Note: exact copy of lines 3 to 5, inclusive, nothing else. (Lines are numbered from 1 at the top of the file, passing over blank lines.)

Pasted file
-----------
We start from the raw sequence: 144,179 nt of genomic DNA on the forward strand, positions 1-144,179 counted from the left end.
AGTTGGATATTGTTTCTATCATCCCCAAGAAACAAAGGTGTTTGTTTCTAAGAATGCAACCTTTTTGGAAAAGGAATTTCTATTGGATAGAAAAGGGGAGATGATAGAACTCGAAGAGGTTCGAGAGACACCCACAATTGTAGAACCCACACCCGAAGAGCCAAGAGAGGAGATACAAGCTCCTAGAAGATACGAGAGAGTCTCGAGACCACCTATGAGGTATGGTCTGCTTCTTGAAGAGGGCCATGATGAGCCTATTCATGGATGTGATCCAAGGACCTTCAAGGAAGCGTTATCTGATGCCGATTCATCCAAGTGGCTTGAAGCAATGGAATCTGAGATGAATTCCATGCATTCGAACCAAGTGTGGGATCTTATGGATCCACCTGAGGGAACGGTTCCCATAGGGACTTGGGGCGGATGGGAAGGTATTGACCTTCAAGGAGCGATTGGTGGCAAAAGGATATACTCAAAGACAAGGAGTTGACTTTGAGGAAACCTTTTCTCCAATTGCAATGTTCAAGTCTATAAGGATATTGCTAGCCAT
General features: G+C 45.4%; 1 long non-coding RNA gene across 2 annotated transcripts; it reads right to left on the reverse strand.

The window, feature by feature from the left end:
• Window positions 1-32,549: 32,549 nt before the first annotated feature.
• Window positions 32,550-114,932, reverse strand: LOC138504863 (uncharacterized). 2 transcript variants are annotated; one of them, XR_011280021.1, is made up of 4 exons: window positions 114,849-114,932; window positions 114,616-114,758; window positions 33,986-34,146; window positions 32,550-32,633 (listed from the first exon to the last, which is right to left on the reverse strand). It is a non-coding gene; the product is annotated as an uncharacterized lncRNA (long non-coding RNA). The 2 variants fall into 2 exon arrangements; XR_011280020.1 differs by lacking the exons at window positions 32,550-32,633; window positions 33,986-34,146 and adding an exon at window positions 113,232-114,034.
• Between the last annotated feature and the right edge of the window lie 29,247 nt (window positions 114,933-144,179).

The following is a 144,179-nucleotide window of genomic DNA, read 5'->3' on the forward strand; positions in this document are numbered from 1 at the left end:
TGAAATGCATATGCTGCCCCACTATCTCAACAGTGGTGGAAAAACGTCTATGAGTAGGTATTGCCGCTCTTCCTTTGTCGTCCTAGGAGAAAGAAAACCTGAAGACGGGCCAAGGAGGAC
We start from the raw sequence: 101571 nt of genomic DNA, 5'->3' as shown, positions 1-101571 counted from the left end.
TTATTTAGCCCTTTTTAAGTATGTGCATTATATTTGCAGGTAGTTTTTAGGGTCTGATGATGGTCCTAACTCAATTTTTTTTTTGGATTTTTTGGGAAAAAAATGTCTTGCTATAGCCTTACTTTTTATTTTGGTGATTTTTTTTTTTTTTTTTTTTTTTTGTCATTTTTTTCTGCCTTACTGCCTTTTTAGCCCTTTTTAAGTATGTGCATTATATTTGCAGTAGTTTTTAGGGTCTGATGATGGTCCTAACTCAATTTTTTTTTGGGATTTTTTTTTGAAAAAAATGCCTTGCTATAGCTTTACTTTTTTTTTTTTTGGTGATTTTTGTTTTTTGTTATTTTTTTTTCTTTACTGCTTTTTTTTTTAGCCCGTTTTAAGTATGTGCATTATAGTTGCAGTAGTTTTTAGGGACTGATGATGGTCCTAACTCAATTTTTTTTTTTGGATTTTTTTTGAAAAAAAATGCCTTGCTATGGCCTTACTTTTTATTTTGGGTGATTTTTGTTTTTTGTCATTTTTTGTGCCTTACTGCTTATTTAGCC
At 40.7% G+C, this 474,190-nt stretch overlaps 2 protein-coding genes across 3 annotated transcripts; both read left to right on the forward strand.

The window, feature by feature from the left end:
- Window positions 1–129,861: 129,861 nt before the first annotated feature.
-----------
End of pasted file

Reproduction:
General features: G+C 45.4%; 1 long non-coding RNA gene across 2 annotated transcripts; it reads right to left on the reverse strand.

The window, feature by feature from the left end:
• Window positions 1-32,549: 32,549 nt before the first annotated feature.